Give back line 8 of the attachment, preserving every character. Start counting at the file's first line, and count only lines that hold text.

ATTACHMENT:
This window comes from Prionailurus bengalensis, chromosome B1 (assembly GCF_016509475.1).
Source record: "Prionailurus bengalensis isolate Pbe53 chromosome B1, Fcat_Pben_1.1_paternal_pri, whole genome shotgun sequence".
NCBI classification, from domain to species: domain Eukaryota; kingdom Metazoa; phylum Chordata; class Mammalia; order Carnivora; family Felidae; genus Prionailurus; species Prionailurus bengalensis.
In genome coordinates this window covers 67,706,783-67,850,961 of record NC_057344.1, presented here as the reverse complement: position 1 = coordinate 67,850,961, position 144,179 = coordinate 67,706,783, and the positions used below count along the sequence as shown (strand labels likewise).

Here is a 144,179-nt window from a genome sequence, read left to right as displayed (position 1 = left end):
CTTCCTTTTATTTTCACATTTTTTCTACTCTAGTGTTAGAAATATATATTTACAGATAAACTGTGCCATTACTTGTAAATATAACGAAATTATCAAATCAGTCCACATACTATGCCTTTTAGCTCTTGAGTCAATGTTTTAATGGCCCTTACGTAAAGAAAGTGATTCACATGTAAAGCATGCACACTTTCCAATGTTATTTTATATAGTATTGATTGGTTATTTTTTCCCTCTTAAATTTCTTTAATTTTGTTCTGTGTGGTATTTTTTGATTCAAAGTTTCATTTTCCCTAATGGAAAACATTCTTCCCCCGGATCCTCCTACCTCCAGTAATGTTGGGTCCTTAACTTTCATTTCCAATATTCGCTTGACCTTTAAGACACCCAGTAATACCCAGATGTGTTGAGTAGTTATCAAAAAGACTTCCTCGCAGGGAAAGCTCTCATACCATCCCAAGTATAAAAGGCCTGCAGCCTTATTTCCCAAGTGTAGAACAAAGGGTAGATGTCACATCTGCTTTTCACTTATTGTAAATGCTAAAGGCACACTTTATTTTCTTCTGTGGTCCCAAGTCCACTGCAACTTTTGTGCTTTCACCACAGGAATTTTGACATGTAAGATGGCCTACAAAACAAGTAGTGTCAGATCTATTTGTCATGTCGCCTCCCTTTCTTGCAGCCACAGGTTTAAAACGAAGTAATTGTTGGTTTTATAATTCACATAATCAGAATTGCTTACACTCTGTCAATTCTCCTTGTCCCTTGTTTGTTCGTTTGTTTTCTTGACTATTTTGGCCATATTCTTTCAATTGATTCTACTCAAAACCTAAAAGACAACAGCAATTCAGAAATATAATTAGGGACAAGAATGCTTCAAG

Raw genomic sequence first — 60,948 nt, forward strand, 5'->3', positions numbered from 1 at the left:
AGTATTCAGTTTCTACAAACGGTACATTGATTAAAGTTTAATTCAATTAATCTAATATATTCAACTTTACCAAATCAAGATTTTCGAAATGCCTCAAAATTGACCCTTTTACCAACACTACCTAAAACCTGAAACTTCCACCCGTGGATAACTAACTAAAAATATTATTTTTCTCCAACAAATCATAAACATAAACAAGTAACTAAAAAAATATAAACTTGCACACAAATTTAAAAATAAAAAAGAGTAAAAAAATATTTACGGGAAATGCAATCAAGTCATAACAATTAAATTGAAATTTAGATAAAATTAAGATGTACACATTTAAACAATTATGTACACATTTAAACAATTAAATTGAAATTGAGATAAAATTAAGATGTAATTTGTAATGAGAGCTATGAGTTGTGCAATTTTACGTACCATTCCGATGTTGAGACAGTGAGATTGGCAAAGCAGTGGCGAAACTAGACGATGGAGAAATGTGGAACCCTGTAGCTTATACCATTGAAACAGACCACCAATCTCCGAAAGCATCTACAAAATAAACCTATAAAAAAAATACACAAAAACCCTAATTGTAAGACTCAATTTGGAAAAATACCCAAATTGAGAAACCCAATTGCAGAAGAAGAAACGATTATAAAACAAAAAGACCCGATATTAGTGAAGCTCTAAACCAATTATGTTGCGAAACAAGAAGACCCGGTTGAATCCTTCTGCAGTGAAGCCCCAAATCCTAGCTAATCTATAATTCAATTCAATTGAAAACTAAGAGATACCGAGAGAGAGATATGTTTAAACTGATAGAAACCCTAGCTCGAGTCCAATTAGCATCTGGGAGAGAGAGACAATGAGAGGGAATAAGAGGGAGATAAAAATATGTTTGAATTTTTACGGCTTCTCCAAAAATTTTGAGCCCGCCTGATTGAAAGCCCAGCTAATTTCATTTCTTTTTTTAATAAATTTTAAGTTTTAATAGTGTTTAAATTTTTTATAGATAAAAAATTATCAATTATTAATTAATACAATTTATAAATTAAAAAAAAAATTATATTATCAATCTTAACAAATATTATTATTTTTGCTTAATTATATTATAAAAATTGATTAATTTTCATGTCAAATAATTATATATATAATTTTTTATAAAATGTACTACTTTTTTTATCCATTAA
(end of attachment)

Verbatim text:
AGTATTCAGTTTCTACAAACGGTACATTGATTAAAGTTTAATTCAATTAATCTAATATATTCAACTTTACCAAATCAAGATTTTCGAAATGCCTCAAAATTGACCCTTTTACCAACACTACCTAAAACCTGAAACTTCCACCCGTGGATAACTAACTAAAAATATTATTTTTCTCCAACAAATCATAAACATAAACAAGTAACTAAAAAAATATAAACTTGCACACAAATTTAAAAATAAAAAAGAGTAAAAAAATATTTACGGGAAATGCAATCAAGTCATAACAATTAAATTGAAATTTAGATAAAATTAAGATGTACACATTTAAACAATTATGTACACATTTAAACAATTAAATTGAAATTGAGATAAAATTAAGATGTAATTTGTAATGAGAGCTATGAGTTGTGCAATTTTACGTACCATTCCGATGTTGAGACAGTGAGATTGGCAAAGCAGTGGCGAAACTAGACGATGGAGAAATGTGGAACCCTGTAGCTTATACCATTGAAACAGACCACCAATCTCCGAAAGCATCTACAAAATAAACCTATAAAAAAAATACACAAAAACCCTAATTGTAAGACTCAATTTGGAAAAATACCCAAATTGAGAAACCCAATTGCAGAAGAAGAAACGATTATAAAACAAAAAGACCCGATATTAGTGAAGCTCTAAACCAATTATGTTGCGAAACAAGAAGACCCGGTTGAATCCTTCTGCAGTGAAGCCCCAAATCCTAGCTAATCTATAATTCAATTCAATTGAAAACTAAGAGATACCGAGAGAGAGATATGTTTAAACTGATAGAAACCCTAGCTCGAGTCCAATTAGCATCTGGGAGAGAGAGACAATGAGAGGGAATAAGAGGGAGATAAAAATATGTTTGAATTTTTACGGCTTCTCCAAAAATTTTGAGCCCGCCTGATTGAAAGCCCAGCTAATTTCATTTCTTTTTTTAATAAATTTTAAGTTTTAATAGTGTTTAAATTTTTTATAGATAAAAAATTATCAATTATTAATTAATACAATTTATAAATTAAAAAAAAAATTATATTATCAATCTTAACAAATATTATTATTTTTGCTTAATTATATTATAAAAATTGATTAATTTTCATGTCAAATAATTATATATATAATTTTTTATAAAATGTACTACTTTTTTTATCCATTAA